Antimicrobial Resistance : A game changer on the road to a better Research System?
“From neglected diseases to superbugs – we need a better way of making drugs”.
14-20 november 2016
What is the A2M week?
In the week of 14 – 20 november 2016 UAEM internationally organizes Access to Medicine (A2M) Week. In this week we will open the discussion in the Netherlands about the current A2M crises. The topic of this year is the Antimicrobial Resistance and the lack of new antibiotica development. We will try to raise awareness for this topic by organizing film screenings, masterclasses and debates for students and acedemics.
UAEM-global on A2M week
” As researchers and academics, it is our responsibility to generate and transmit knowledge. We have a key role in helping to promote innovation in many fields and to ensure that our innovations are used to benefit the public. In no field are the moral imperatives to do so as clear as they are in medicine. At a time of huge progress in scientific research and with more money being spent on biomedical R&D than ever before, we are deeply concerned about the ability of existing mechanisms to translate investment into a better global health for all. We call upon the delegates at the WHA to openly deliberate and discuss the endorsement of a deeply needed global health research & development agreement. ”
10 november – Movie night “Fire in the blood” & lecture with Wilbert Bannenberg @ VU
Social media campaign @ UVA
Antimicrobial resistance: AMR
Antimicrobial resistance (AMR) is one of the defining health challenges of this century. If we do not address AMR, the death toll will rise from 700.000 AMR related deaths per annum today to a staggering 10 million by 2050. Very little has been done to research new antibiotics and to make existing antibiotics available at affordable prices to those who need them.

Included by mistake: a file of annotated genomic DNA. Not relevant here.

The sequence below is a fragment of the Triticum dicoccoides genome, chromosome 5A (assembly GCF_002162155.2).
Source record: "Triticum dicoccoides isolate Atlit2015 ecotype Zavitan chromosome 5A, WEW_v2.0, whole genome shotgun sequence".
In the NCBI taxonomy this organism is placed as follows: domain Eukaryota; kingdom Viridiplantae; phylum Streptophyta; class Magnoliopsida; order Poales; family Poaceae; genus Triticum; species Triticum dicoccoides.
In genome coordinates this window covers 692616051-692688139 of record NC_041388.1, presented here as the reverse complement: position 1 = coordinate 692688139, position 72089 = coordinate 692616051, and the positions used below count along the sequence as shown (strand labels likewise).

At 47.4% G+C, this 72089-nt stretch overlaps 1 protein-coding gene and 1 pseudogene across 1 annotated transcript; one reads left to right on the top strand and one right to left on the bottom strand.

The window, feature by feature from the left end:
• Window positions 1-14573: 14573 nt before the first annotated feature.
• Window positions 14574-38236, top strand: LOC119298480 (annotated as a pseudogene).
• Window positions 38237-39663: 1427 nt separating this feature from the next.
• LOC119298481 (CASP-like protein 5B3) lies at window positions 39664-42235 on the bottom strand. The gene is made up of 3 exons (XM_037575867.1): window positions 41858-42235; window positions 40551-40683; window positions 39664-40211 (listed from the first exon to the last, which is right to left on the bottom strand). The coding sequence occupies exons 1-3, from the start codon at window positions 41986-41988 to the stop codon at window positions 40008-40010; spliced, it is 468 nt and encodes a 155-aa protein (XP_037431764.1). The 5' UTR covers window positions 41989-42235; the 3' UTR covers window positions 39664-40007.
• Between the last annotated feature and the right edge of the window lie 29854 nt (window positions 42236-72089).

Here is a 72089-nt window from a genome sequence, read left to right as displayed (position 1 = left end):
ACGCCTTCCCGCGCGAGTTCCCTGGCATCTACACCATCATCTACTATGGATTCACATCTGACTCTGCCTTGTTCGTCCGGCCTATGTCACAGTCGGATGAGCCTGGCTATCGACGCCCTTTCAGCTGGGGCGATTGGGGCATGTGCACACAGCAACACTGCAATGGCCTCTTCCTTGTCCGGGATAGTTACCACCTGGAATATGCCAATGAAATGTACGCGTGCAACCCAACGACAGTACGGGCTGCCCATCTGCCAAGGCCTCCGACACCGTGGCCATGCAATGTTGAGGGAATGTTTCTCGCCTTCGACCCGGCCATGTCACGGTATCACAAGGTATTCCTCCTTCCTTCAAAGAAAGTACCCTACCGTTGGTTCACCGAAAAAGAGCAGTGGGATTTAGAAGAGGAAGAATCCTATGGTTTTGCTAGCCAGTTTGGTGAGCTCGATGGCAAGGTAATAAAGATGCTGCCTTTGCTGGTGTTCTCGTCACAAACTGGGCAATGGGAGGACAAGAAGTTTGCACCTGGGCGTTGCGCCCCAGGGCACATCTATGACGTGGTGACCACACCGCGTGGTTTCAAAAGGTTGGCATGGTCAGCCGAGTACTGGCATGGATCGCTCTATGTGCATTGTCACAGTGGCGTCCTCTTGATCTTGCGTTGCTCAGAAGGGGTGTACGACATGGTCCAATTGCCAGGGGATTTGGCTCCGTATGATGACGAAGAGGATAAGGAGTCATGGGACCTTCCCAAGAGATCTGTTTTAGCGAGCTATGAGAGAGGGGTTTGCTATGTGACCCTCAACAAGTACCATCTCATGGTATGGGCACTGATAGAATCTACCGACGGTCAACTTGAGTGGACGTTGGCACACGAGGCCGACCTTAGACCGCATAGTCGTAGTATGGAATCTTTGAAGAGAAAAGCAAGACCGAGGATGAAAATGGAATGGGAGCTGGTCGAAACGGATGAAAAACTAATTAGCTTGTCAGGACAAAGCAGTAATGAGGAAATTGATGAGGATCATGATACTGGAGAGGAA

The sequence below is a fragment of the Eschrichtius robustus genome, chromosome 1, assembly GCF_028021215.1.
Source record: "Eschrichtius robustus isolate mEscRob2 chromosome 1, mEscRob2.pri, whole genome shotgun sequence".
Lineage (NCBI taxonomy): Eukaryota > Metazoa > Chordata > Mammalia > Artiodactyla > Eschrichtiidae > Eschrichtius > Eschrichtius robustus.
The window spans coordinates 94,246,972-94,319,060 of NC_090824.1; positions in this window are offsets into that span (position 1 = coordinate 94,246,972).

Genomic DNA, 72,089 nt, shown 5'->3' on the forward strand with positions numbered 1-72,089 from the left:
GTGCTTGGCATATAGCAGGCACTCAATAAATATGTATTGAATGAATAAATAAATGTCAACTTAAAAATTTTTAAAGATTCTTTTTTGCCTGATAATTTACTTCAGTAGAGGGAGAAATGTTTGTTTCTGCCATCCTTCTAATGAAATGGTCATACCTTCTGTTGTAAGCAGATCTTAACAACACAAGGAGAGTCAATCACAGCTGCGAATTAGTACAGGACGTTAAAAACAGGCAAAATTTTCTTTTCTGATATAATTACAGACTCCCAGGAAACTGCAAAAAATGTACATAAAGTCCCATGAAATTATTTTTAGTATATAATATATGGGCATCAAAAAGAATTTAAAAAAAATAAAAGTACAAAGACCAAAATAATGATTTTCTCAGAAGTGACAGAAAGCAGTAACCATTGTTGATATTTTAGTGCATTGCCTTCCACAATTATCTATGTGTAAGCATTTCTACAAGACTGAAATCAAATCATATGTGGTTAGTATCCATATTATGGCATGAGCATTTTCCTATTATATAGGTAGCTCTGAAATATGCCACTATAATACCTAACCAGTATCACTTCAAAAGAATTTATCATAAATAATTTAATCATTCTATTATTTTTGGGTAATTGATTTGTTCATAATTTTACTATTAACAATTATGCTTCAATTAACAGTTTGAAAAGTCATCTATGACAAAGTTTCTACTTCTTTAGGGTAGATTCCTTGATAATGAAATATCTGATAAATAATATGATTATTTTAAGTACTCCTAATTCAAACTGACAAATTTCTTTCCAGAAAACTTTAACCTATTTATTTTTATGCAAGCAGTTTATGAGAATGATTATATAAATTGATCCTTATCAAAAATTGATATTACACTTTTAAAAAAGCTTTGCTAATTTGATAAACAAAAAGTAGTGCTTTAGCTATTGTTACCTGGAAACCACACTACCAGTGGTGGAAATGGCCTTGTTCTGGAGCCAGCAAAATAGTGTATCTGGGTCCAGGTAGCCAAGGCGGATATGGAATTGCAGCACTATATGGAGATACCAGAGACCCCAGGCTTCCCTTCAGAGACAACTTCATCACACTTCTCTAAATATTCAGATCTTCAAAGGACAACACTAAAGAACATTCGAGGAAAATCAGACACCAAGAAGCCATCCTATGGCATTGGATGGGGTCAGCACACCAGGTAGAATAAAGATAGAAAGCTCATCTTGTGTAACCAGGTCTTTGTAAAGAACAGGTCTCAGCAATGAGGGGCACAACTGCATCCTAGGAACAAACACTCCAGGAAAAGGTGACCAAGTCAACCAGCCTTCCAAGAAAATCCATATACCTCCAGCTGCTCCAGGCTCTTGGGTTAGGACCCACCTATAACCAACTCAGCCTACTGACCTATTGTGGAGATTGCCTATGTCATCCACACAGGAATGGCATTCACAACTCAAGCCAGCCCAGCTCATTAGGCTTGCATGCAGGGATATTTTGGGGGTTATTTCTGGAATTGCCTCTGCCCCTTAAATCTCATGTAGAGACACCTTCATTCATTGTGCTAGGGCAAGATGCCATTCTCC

The lack of new antibiotics is just one of the many symptoms of a failing biomedical Research and Development (R&D) system. The current, profit-driven R&D system has also failed to deliver drugs for neglected diseases and pediatric formulations. It is consistently producing unaffordable drugs while incentivizing investment into non-therapeutically advantageous drugs. To address this failure, the recent United Nations High Level Panel on Access to Medicines recommended the negotiation of a global convention on R&D, aligning with UAEM and many other organizations who have been working to advance discussions for a global R&D agreement.1 Such an agreement would cover all aspects of R&D; ensuring sustainable funding, priority setting and coordination of public needs-driven R&D under the principles of effectiveness, efficiency, delinkage, equity and affordability.
Antimicrobial resistance requires alternative models of R&D. Alternatives which prioritize health needs, not profits.2 December 2050 could mark the passing of the 10 millionth annual life due to resistant infections. Or it could be the month in which we look back and see antimicrobial resistance as the game changing trigger that made us start making medicines for people, not for profit.
1 Through our Global Campaign for Alternative R&D, launched in Fall of 2015, UAEM continues to work with allies to advocate for member state support of an R&D Agreement and discussion of such an agreement at the World Health Organization.
2 UAEM recently mapped 81 existing and proposed alternative initiatives for biomedical R&D in our RE:Route Report. For more information and to download our complete report visit www.altreroute.com!
TO READ THE FULL UAEM POSITION PAPER ON AMR AND R&D click here.